Friday, September 28, 2018

Banned Books Week 2018

That time of year is upon us--when we celebrate our freedom to read! Every year, the American Library Association compiles a list of books that have been challenged or banned throughout the country. From these, they compile their annual top ten list, the books that have been challenged most frequently. And this is Banned Books Week, when we celebrate these books.

Five years ago, I shared my favorite banned books here. Well, believe it or not, there are still books being banned, and I have some new favorites to share with you.

The Hate U Give by Angie Thomas
Reasons for challenges: Drug use, profanity
Reasons I like it: Oh, this book is powerful. It is a ripped-from-the-headlines story of a teen girl who witnesses an unarmed friend shot by a police officer. The ramifications of this are startling. The story of the unarmed black teen becomes national news, and she is the only one who knows what happened. This was a can't-put-it-down, important read. It also has won many awards and will be a movie next month.

Drama by Raina Telgemeier (on the top ten lists in 2014, 2016, and 2017)
Reasons for challenges: LGBT content
Reasons I like it: Telgemeier is insanely popular with middle school readers! She writes stories that feel like real kids, and illustrates them. Her graphic novels are colorful, funny, and creative. Drama tells the story of Callie, who loves theater, but can't sing/dance, so she joins the crew. Here, she finds her place among like-minded individuals, and discovers drama both on and off stage. It's adorable and so realistic (as someone who was in a middle school drama club, I attest to this).

To Kill a Mockingbird by Harper Lee
Reasons for challenges: violence, profanity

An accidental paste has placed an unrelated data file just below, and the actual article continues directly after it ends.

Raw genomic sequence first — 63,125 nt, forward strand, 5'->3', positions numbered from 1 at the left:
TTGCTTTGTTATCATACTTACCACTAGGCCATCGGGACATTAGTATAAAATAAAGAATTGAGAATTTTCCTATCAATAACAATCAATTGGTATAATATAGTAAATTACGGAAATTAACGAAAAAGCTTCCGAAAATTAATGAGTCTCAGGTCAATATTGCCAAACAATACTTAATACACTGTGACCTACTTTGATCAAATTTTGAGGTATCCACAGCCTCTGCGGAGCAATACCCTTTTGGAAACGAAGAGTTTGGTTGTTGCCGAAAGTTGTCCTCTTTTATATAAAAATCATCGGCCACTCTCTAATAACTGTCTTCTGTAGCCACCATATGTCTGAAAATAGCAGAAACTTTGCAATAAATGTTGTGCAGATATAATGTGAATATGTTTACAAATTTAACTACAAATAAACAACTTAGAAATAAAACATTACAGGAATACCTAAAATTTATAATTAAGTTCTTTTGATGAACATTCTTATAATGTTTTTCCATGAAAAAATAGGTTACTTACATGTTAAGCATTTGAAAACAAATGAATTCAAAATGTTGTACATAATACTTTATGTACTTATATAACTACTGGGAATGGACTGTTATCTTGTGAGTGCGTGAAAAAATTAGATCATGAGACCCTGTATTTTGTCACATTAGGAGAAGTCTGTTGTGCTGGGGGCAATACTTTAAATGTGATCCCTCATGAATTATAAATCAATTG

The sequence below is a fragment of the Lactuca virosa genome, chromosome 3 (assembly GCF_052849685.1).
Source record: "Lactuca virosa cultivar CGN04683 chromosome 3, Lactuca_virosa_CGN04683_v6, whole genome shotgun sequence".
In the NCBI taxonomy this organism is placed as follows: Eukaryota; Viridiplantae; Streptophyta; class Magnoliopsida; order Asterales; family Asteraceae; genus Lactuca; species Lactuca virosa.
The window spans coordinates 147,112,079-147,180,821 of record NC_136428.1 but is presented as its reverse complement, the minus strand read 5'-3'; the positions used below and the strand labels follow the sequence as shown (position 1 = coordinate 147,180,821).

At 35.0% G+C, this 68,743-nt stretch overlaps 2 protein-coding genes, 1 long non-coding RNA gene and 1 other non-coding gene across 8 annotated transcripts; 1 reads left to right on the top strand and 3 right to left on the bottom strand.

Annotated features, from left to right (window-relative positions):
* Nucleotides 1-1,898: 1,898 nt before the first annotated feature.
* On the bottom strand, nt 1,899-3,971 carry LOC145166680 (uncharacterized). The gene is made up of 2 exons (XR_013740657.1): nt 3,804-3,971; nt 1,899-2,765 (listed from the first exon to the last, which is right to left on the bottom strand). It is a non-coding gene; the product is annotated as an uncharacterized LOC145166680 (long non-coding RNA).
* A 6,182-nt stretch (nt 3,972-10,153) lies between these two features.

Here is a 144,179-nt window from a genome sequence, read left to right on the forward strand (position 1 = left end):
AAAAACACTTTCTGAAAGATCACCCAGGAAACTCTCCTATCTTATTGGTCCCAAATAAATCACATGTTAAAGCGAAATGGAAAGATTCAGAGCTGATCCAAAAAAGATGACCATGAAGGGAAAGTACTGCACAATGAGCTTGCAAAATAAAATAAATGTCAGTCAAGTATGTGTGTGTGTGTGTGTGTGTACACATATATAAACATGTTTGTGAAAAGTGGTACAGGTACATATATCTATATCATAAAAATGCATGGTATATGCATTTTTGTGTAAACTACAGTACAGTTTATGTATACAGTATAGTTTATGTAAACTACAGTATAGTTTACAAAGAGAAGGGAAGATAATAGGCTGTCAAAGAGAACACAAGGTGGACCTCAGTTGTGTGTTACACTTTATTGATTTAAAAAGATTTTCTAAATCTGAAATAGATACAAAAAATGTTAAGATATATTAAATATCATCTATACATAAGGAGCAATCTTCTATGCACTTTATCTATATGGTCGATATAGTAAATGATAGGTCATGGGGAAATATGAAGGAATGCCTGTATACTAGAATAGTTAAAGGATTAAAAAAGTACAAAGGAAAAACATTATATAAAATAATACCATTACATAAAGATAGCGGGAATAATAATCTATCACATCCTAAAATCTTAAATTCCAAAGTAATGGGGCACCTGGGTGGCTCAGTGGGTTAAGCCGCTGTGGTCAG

Reasons I like it: Somehow, I managed to not read this book in high school or college. It wasn't until a few years ago that I actually picked it up. It was a childhood encapsulated so well, and made me nostalgic for a time I never lived in. However, a big portion of the book covers the injustices to the African American community, and the case that young Scout's lawyer father is trying. It was an eye-opening look into the legal system, and not in a good way. If you, like me, have avoided this book, pick it up sometime. It's a quick read, and worth its Pulitzer.

Eleanor & Park by Rainbow Rowell
Reasons for challenges: offensive language
Reasons I like it: First of all, how dare they? I was shocked when this book appeared on the banned books list in 2016. Our staff love this book, see here, here, herehere, and here (we may have a problem). In fact, at the American Library Association Annual Conference this year I was asked to read a passage from my favorite banned book and the first thing I thought of was this: (see the embarrassing clip here if you want). I had the opportunity to ask Rowell what she thought of this when I was fortunate to see her speak in 2016, and it's a sore subject.
If somehow you've managed to avoid this book, I'll tell you a bit about it. Eleanor is an outcast in her high school in the 80s. Park is an oddball too. The two of them form an unlikely friendship forged first in their shared love of music, and then developing into more. It really encapsulates high school teen years well, and it's a beautifully written ode to first love.

These are all books I've read in the last few years, and enjoyed reading. It saddens me to see others trying to keep them from your hands. So raise your voice and stand for the banned with me! As Stephen Chbosky, author of The Perks of Being a Wallflower, said "Banning books gives us silence when we need speech."

For more information on Banned Books Week, visit


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